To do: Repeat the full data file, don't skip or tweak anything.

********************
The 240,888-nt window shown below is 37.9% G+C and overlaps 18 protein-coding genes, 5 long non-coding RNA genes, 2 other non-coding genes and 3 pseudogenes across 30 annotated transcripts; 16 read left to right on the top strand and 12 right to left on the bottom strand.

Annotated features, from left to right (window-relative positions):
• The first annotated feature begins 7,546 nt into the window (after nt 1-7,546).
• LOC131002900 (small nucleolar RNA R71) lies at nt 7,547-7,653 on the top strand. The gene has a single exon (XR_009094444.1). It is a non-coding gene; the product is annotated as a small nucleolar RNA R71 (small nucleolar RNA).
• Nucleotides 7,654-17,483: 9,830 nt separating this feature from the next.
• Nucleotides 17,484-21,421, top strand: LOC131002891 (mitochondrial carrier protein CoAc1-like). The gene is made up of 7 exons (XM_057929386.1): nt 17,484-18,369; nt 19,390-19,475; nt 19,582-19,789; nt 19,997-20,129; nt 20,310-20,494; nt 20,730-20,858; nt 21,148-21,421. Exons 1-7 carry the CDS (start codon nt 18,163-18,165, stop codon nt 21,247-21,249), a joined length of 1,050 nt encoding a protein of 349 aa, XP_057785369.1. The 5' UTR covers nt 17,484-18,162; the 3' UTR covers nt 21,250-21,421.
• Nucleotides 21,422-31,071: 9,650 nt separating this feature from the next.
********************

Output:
The 240,888-nt window shown below is 37.9% G+C and overlaps 18 protein-coding genes, 5 long non-coding RNA genes, 2 other non-coding genes and 3 pseudogenes across 30 annotated transcripts; 16 read left to right on the top strand and 12 right to left on the bottom strand.

Annotated features, from left to right (window-relative positions):
• The first annotated feature begins 7,546 nt into the window (after nt 1-7,546).
• LOC131002900 (small nucleolar RNA R71) lies at nt 7,547-7,653 on the top strand. The gene has a single exon (XR_009094444.1). It is a non-coding gene; the product is annotated as a small nucleolar RNA R71 (small nucleolar RNA).
• Nucleotides 7,654-17,483: 9,830 nt separating this feature from the next.
• Nucleotides 17,484-21,421, top strand: LOC131002891 (mitochondrial carrier protein CoAc1-like). The gene is made up of 7 exons (XM_057929386.1): nt 17,484-18,369; nt 19,390-19,475; nt 19,582-19,789; nt 19,997-20,129; nt 20,310-20,494; nt 20,730-20,858; nt 21,148-21,421. Exons 1-7 carry the CDS (start codon nt 18,163-18,165, stop codon nt 21,247-21,249), a joined length of 1,050 nt encoding a protein of 349 aa, XP_057785369.1. The 5' UTR covers nt 17,484-18,162; the 3' UTR covers nt 21,250-21,421.
• Nucleotides 21,422-31,071: 9,650 nt separating this feature from the next.